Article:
What is Carry 117 and How Can it Impact You and Your Ministry
078: Gen Z, Small Groups and Singing: The Best of Ashley Bohinc
“Ashley Bohinc is the Director of Middle School Strategy for Orange. As time consuming and important as that is, that isn’t all she does. In fact, she is very passionate about an organization called Carry 117. She is so passionate about it, she is the US Executive Director.
I’ve known Ashley for a few years now through stuff at Orange, and every time we talk Carry 117 comes up so today I invited her back to talk specifically about this wonderful mission. Today we will talk about what this, how did it get started and how you and your ministry can connect with it for future involvement.”
Suicidal Thoughts: When A Teenager Asks You Not To Tell
“It’s a bittersweet day here at the Think Orange Podcast as we celebrate and commemorate Ashley Bohinc’s last show as a regular host (don’t worry though, she’s not going far!).
In honor of the self-proclaimed “lead singer of the podcast,” Dave and Ashley are recapping Ashley’s most insightful, moving and musical contributions to the show. This, of course, means talking about Small Group Leaders, generational differences and Taylor Swift.”
The Learners Corner Podcast - Gen Z
You have been the Small Group Leader for a 15-year-old girl since she was in middle school. It took a long time for her to let her walls down, but she’s finally started to let you into her life. You tried a million different things, but the only thing that worked was time. The longer you were in her life, the more she trusted you.
Then one day she texts you and tells you she is having dark thoughts. Thoughts that scare her. Thoughts of hurting herself. Thoughts of potentially ending her life.
When the Topic of Suicide Comes Up in Small Group
In this episode, I get to hang out with Caleb and Todd and talk about Generation Z, and how we may need to change our strategy to influence them. This conversation was so much fun… and Todd sang in my honor.
Three Things to Remember When Talking to Middle Schoolers About Forgiveness
When a student chooses to open up with you and be vulnerable about what they’re really feeling inside, we as Small Group Leaders need to be prepared to take the needed and necessary steps to keep the hearts and lives of those teenagers we’ve been entrusted with safe.
A GREATER STORY: FIND YOUR VOICE
Let’s be honest: Forgiveness isn’t easy for any of us. Letting go of and moving on from hurts caused by others in our lives just doesn’t come naturally. That’s why we need God’s help to actually do it!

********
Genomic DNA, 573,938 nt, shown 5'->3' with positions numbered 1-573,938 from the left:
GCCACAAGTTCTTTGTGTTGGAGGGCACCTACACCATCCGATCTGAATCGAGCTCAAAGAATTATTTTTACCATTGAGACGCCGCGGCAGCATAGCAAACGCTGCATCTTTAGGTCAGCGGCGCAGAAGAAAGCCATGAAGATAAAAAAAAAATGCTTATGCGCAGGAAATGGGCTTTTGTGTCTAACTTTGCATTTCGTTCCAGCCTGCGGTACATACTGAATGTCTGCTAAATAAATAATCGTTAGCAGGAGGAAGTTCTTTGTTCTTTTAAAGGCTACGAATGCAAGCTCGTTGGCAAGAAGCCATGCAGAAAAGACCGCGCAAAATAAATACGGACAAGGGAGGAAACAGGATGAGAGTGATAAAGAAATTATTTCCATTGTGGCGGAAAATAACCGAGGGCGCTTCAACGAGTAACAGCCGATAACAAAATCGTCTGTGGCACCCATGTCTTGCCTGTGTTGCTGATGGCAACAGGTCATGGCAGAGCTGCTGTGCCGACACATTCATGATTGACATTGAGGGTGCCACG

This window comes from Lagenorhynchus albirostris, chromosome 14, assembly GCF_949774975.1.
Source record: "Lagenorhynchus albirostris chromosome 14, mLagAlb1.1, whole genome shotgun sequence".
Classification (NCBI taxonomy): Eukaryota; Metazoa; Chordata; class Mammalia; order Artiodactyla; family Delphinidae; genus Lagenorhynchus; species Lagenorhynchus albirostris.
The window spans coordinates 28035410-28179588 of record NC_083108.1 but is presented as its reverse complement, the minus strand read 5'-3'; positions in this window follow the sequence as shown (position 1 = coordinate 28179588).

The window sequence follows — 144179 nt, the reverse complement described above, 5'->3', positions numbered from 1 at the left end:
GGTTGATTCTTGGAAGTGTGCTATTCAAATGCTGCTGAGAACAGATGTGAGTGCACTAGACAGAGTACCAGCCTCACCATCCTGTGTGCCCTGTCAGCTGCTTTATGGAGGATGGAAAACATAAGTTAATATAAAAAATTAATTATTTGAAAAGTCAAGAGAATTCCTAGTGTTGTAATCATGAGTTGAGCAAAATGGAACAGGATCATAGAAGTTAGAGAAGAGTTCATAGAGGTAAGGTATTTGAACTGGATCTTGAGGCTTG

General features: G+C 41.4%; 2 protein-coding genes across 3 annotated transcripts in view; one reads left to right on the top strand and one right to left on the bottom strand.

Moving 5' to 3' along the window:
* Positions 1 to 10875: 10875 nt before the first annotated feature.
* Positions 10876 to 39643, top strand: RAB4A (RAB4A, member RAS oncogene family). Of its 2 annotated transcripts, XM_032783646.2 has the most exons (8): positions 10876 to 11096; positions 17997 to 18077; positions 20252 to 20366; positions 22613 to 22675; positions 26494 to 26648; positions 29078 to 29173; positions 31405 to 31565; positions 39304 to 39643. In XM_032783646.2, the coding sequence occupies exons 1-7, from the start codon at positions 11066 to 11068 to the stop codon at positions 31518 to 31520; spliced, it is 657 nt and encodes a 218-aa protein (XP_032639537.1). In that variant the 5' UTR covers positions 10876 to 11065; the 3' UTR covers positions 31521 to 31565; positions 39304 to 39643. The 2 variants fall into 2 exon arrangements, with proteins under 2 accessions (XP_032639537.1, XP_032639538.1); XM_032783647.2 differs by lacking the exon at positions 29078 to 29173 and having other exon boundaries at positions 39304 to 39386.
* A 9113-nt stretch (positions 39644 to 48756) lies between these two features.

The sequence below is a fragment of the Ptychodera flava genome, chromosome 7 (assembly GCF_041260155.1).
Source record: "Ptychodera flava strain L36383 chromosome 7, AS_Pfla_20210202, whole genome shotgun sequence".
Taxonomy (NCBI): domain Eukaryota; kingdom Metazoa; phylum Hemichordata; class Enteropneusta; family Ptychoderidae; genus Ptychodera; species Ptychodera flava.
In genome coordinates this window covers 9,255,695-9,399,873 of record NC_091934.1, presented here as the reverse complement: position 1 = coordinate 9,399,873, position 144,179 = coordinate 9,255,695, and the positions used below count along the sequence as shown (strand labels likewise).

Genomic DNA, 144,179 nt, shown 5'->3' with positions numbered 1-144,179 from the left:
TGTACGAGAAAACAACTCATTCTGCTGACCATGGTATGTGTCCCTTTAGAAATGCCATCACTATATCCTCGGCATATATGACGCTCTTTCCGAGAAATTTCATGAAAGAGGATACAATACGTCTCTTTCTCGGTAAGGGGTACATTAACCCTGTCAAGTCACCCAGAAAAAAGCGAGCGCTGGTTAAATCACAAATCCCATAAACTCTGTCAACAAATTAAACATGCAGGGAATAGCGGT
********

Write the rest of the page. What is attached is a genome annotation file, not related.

Keep in mind that while this is a difficult choice for so many of us to make, it’s especially challenging for middle schoolers. Why?
5 Vital Things Youth Workers Should Keep in Mind When Talking About Bullying
In this episode of the Radio-Podcast, A GREATER STORY, Sam Collier is interviewed with Reach Records Recording Artist, Tedashii, about his latest book: FIND YOUR VOICE! They are interviewed by Ashley Bohinc (Orange) and Dave Adamson (North Point Ministries). This episode is sponsored by and presented with the “Think Orange Podcast”.
What Your Church Needs to Know About Generation Z
If you’ve spent any time in youth ministry over the last decade (if you’re reading this, chances are you have!), then you don’t need us to tell you that bullying is a hard-to-handle hot topic in the lives of most students. You’ve probably dealt with your fair share of it in your own ministry context. And even if you haven’t yet, a quick Google search or scan of the news will show you just how much bullying is impacting the lives of middle schoolers around the country. It’s a trending topic in their world, and because of that, it’s something we want to talk about in an environment that’s safe and healthy for students—an environment like our youth ministries.
When addressing the topic of bullying in your youth ministry, here are just a few things to keep in mind:
The story of Gen Z is one currently being written—one that will continue to morph as they continue to grow up. We can’t predict their defining moments or the key cultural and historical movements that will shape their story, but that doesn’t mean they are unknowable. In fact, maybe our best bet at understanding where Generation Z is going is to take a glance at where they come from.
After all, the characteristics that define a generation tends to be a reaction to, not a reflection of, the generation that came before them. If this is true, then it’s safe to assume that Gen Z is a product of their Gen X and Millennial parents.
So what does that mean for Gen Z?